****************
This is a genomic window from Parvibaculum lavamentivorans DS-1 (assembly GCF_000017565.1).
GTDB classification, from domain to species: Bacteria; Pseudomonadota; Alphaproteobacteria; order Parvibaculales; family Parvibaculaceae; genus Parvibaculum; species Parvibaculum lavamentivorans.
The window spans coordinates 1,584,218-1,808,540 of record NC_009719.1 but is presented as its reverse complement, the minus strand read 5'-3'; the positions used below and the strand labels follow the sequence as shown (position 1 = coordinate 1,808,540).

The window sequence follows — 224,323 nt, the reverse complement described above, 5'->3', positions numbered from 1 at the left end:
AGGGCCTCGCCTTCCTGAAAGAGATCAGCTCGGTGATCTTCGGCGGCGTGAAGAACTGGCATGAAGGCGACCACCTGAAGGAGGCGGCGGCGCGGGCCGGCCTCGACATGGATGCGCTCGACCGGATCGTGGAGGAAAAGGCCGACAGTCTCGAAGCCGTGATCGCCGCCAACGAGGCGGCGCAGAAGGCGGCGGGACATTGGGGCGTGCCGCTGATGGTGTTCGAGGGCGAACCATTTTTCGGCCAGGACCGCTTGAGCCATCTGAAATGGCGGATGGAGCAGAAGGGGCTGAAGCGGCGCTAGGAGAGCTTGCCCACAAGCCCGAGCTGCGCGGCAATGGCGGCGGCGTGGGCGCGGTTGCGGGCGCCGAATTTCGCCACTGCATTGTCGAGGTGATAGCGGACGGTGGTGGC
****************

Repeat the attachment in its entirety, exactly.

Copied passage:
This is a genomic window from Parvibaculum lavamentivorans DS-1 (assembly GCF_000017565.1).
GTDB classification, from domain to species: Bacteria; Pseudomonadota; Alphaproteobacteria; order Parvibaculales; family Parvibaculaceae; genus Parvibaculum; species Parvibaculum lavamentivorans.
The window spans coordinates 1,584,218-1,808,540 of record NC_009719.1 but is presented as its reverse complement, the minus strand read 5'-3'; the positions used below and the strand labels follow the sequence as shown (position 1 = coordinate 1,808,540).

The window sequence follows — 224,323 nt, the reverse complement described above, 5'->3', positions numbered from 1 at the left end:
AGGGCCTCGCCTTCCTGAAAGAGATCAGCTCGGTGATCTTCGGCGGCGTGAAGAACTGGCATGAAGGCGACCACCTGAAGGAGGCGGCGGCGCGGGCCGGCCTCGACATGGATGCGCTCGACCGGATCGTGGAGGAAAAGGCCGACAGTCTCGAAGCCGTGATCGCCGCCAACGAGGCGGCGCAGAAGGCGGCGGGACATTGGGGCGTGCCGCTGATGGTGTTCGAGGGCGAACCATTTTTCGGCCAGGACCGCTTGAGCCATCTGAAATGGCGGATGGAGCAGAAGGGGCTGAAGCGGCGCTAGGAGAGCTTGCCCACAAGCCCGAGCTGCGCGGCAATGGCGGCGGCGTGGGCGCGGTTGCGGGCGCCGAATTTCGCCACTGCATTGTCGAGGTGATAGCGGACGGTGGTGGC